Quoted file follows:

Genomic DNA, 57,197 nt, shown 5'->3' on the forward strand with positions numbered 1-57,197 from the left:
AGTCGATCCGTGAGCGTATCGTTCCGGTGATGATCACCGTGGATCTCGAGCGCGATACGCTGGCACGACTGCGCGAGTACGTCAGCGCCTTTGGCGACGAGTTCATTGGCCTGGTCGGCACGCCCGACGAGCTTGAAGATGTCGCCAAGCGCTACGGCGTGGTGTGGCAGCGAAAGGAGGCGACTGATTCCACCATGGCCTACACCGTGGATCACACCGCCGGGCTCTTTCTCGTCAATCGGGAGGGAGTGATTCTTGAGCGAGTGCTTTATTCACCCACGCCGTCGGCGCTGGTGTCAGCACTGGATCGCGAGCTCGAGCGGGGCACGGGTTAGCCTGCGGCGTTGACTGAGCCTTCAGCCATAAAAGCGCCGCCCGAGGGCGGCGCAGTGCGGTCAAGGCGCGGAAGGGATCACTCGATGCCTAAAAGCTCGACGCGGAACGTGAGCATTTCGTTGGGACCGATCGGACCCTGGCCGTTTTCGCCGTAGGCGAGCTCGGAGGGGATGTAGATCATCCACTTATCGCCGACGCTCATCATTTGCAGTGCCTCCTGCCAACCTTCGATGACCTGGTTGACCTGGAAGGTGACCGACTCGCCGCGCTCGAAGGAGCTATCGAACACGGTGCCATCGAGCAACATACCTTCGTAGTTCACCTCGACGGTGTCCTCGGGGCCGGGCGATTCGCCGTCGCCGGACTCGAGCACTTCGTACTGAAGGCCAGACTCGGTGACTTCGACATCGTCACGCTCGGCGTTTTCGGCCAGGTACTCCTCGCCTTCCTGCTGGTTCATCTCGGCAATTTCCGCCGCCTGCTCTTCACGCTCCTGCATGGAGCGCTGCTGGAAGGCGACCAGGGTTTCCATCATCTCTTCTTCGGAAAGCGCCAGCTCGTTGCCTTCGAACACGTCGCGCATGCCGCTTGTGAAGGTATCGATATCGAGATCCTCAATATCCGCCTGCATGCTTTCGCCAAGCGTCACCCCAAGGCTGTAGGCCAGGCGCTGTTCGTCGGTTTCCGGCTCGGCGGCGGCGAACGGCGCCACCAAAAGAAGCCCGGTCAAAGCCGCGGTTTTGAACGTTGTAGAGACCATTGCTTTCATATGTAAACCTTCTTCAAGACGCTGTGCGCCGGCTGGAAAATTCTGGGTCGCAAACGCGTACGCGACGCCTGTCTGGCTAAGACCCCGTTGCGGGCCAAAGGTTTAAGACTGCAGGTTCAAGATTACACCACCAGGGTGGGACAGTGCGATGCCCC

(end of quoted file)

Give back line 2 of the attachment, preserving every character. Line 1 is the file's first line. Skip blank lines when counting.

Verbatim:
AGTCGATCCGTGAGCGTATCGTTCCGGTGATGATCACCGTGGATCTCGAGCGCGATACGCTGGCACGACTGCGCGAGTACGTCAGCGCCTTTGGCGACGAGTTCATTGGCCTGGTCGGCACGCCCGACGAGCTTGAAGATGTCGCCAAGCGCTACGGCGTGGTGTGGCAGCGAAAGGAGGCGACTGATTCCACCATGGCCTACACCGTGGATCACACCGCCGGGCTCTTTCTCGTCAATCGGGAGGGAGTGATTCTTGAGCGAGTGCTTTATTCACCCACGCCGTCGGCGCTGGTGTCAGCACTGGATCGCGAGCTCGAGCGGGGCACGGGTTAGCCTGCGGCGTTGACTGAGCCTTCAGCCATAAAAGCGCCGCCCGAGGGCGGCGCAGTGCGGTCAAGGCGCGGAAGGGATCACTCGATGCCTAAAAGCTCGACGCGGAACGTGAGCATTTCGTTGGGACCGATCGGACCCTGGCCGTTTTCGCCGTAGGCGAGCTCGGAGGGGATGTAGATCATCCACTTATCGCCGACGCTCATCATTTGCAGTGCCTCCTGCCAACCTTCGATGACCTGGTTGACCTGGAAGGTGACCGACTCGCCGCGCTCGAAGGAGCTATCGAACACGGTGCCATCGAGCAACATACCTTCGTAGTTCACCTCGACGGTGTCCTCGGGGCCGGGCGATTCGCCGTCGCCGGACTCGAGCACTTCGTACTGAAGGCCAGACTCGGTGACTTCGACATCGTCACGCTCGGCGTTTTCGGCCAGGTACTCCTCGCCTTCCTGCTGGTTCATCTCGGCAATTTCCGCCGCCTGCTCTTCACGCTCCTGCATGGAGCGCTGCTGGAAGGCGACCAGGGTTTCCATCATCTCTTCTTCGGAAAGCGCCAGCTCGTTGCCTTCGAACACGTCGCGCATGCCGCTTGTGAAGGTATCGATATCGAGATCCTCAATATCCGCCTGCATGCTTTCGCCAAGCGTCACCCCAAGGCTGTAGGCCAGGCGCTGTTCGTCGGTTTCCGGCTCGGCGGCGGCGAACGGCGCCACCAAAAGAAGCCCGGTCAAAGCCGCGGTTTTGAACGTTGTAGAGACCATTGCTTTCATATGTAAACCTTCTTCAAGACGCTGTGCGCCGGCTGGAAAATTCTGGGTCGCAAACGCGTACGCGACGCCTGTCTGGCTAAGACCCCGTTGCGGGCCAAAGGTTTAAGACTGCAGGTTCAAGATTACACCACCAGGGTGGGACAGTGCGATGCCCC